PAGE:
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Persecution and Peace

John 15:26-16:4

Pastor Jason Zirbel

7th Sunday of Easter
Grace Lutheran Church  
Greenwood, AR

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Sun, May 24, 2020 

The grace, mercy, and peace of Christ Jesus rest upon each and every one of you this day.

Jesus says in the “intro to Christianity” (aka: the Beatitudes): “You will be persecuted for My name’s sake.” Here at the very end of His three-year earthly ministry He’s still telling His apostles (in no uncertain terms) that they will be persecuted; beaten and tossed out of synagogues, even put to death because of their faith in Him.  From beginning to end, your Lord’s Word never wavered or changed.  The reality is (and always has been and always will be): Persecution is all part of being a faithful Christian.  And I know that all those bloody, murderous martyrdoms suffered by the faithful, beginning with the apostles and spanning over the centuries, immediately come to mind (and they should).  The fact is we still see these words playing out today in parts of Africa and the Middle East.  Christians are still being put to death at the hands of murderers who truly think they’re serving God (whom they call “Allah”) by murdering Christians.  “They will do these things because they have not known the Father, nor Me.” Ain’t that the truth!

Truth be told: Faithful Christians are still being persecuted right here and right now in this “Christian nation” of ours.  Granted, they’re not being put to death for their faith, but they’re losing their livelihood, being fined, going to jail, and being sued and mocked and defamed and slandered (which is murder in a proper understanding of the 5th Commandment) all because they dare to put their faith into practice.  Some of this persecution is coming from those who truly hate God, but much of it is actually coming from folks who truly believe they love God and serve Him.  It’s gotten so crazy in this “Christian nation” of ours that in recent days some who claim to love Jesus have also made it illegal to worship Him in His house.  We’re talking fines and jail time.  “Stay away from Immanuel, or else!” Even on a more personal level, we’re witnessing “Jesus-loving Christians” notifying news outlets, reporting their own congregations to the authorities, or taking to social media to publicly slander (aka “murder”) their own brothers and sisters in the faith, simply because they disagree with them over Sunday morning worship and Holy Communion.  Apparently, if we really loved God and loved His people (like they do), we would shut the doors and stay away until all was well and there was nothing to fear.  It’s amazing how many Christians seem to know more/better than their Good Physician.  “They will do these things because they have not known the Father or Me.” Yep.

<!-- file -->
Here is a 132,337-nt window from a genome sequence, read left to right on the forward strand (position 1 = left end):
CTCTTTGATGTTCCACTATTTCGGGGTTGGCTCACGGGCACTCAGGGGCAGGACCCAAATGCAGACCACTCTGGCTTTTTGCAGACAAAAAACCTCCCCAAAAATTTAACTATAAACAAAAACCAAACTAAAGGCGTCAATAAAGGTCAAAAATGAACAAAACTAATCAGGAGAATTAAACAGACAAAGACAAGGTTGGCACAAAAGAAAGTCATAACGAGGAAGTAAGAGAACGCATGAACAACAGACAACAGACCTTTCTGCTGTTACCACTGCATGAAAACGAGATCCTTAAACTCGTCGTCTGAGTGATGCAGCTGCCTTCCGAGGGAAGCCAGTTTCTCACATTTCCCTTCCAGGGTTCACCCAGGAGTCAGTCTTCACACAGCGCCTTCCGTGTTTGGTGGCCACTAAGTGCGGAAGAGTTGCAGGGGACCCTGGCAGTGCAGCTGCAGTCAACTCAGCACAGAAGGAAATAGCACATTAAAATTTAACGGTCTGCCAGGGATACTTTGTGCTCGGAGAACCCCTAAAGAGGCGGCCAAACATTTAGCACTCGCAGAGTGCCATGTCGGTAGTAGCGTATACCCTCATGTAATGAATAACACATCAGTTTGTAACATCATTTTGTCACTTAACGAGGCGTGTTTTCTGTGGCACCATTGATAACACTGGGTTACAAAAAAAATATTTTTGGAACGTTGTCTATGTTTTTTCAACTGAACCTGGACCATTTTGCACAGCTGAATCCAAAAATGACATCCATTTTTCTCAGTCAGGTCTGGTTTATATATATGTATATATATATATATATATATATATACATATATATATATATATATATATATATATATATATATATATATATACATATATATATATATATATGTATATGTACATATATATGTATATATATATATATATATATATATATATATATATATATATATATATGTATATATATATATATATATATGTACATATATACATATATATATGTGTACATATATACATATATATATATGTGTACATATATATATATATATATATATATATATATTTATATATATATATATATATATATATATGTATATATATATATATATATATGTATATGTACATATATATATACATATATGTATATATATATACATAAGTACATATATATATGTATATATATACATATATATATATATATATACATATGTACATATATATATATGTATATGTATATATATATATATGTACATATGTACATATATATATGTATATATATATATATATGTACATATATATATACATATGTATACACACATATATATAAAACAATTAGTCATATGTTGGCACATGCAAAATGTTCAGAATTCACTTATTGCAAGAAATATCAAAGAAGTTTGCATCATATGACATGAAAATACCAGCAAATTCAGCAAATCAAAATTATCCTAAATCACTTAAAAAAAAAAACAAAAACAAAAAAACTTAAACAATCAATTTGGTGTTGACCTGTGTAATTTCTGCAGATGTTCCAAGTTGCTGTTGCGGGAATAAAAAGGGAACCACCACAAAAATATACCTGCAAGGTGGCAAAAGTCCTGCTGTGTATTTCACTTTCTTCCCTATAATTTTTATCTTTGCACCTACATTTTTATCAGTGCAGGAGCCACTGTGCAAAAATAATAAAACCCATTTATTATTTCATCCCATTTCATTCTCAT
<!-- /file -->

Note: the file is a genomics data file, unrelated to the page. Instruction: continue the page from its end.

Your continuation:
But here’s the thing: We could go on and on, rattling off example after example of how persecution is taking place all around us, but is that what this lesson is really all about?  “I have said all these things to you to keep you from falling away.” There it is!  Folks: There’s a reason this particular lesson is appointed for the first Sunday after the ascension.  Like the book of Acts tells us, on that ascension mount Jesus was lifted up and a cloud took Him out of sight.  Just consider how Jesus Himself was treated when He walked this earth and people beheld Him with their own eyes [the crucifix].  Do you honestly think things would improve once He’s no longer seen?  And take careful note on how I worded this.  “No longer seen” is not the same as “absent” or “no longer present.”

I want you to think about those first martyrs—the apostles to whom Jesus first spoke these words.  Remember that on that ascension mount—a full forty days after the resurrection—these guys still didn’t get it.  They were still asking Jesus if He was now going to pull the trigger and usher in the great worldly empire they had been imagining and expecting.  “My kingdom is not of this world!” The angel’s question to these men after seeing Jesus taken from their sight says it all: “Why are you looking into the heavens?” They thought that was it.  Jesus was gone now.  They were now all alone and on their own.  It was only after the working of the Holy Spirit at Pentecost (where they were fearfully gathered in an upper room—again—behind doors and out of sight) that they were finally able to understand.  The Holy Spirit opened their eyes and ears of faith so that they could confidently behold and hold fast to Christ and His sacramental promise: “I am with you always.”